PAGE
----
If you still think partisan gerrymandering is not about race, you might want to redraw your perspective.

Of course it’s about race, now. It’s forced to be about race, due to two factors:

  1. The existence of the VRA, which in itself forces a racial gerrymander by requiring state governments to create districts that minorities can win, and….
  2. The fact that black Americans vote 90% for Democrats, with Latinos not far behind.

The combination of those two factors has, and will continue, to put a target on the back of white Democrats. If a state and its government lean GOP, and the state has a substantive minority population, then more and more (and eventually virtually ALL) of the seats the government must apportion to the opposition party will be taken by minorities.

In fact, if you look at the North Carolina gerrrymander dustup which you cite below, you find that the motivation that caused the state legislature to run afoul of VRA guidelines is that they tried to defend the seat NOT of a Republican, but of David Price, a long time white Democrat. Their error was carving out that district so it would both vote blue and for the white incumbent; had they drawn that district so it would have elected a black Democrat, there would have been no problem. But because they tried to give that seat to a long term incumbent, it caused distortions in two other districts, and the entire effort when to hell in a handbasket.

So, in my view, one must look at this issue from the proper perspective. The Republican state government drawing the map knows legal proportionate representation is required. If you’re Texas, for example, that means that 12% of my 36 seat delegation must be drawn to elect a black candidate (so, 4 seats) and forty percent of my delegation is going to be drawn to elect an Hispanic candidate (14 seats, basically).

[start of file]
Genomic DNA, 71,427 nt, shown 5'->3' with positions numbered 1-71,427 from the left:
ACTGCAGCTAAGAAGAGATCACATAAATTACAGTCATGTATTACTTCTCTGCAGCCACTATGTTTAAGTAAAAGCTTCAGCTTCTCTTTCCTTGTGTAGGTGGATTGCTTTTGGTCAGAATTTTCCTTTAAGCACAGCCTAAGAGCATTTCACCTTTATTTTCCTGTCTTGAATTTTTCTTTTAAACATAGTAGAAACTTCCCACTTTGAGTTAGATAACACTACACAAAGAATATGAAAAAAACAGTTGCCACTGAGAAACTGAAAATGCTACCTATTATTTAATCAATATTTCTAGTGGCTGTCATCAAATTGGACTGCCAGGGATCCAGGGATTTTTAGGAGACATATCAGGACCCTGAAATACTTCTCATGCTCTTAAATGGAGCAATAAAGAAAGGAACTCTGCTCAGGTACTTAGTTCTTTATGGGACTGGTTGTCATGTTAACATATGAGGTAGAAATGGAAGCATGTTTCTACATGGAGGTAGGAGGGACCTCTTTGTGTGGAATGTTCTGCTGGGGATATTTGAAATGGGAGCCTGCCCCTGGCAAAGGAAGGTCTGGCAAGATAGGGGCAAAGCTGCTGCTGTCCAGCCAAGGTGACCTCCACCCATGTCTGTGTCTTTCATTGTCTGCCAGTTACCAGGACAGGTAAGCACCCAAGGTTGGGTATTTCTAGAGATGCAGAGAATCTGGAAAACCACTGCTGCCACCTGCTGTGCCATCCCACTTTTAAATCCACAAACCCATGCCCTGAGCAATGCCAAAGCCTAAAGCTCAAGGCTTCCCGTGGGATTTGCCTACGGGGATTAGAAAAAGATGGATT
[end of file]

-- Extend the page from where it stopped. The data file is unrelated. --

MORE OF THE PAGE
Next task? Find as many minority Republicans as I can and draw districts for them. Will Hurd, Bill Flores. I’m now in VRA compliance with 18 minority seats, 2 GOP, 16 Dem.

What am I going to do with the remaining 18? I’m going to give them all to the GOP, of course, and make my delegation 20 GOP, 16 Dem. And err on the GOP side, if I err.

And that’s why Lloyd Doggett is a dead man walking after 2020. In the outgoing delegation, there were only three white Democrats: Beto O Rourke (not returning), Gene Green (who held a heavily Hispanic district for many terms and retired), and Lloyd Doggett.

Sorry, Lloyd. Go sell insurance.

Racial gerrymandering perpetuates racial inequality in America by taking away ethnic minorities’ right to vote fairly for candidates that will represent them. It is an unconstitutional practice that needs to be promptly addressed by the Supreme Court.

Racial gerrymandering is the law of the land. It’s codified in the VRA. Not calling it “gerrymandering” doesn’t change what it is.

Meaning that all these legislators have to do is present these majority-minority districts as compliant with the Voting Rights Act, even if their actual effect is detrimental to minority voters.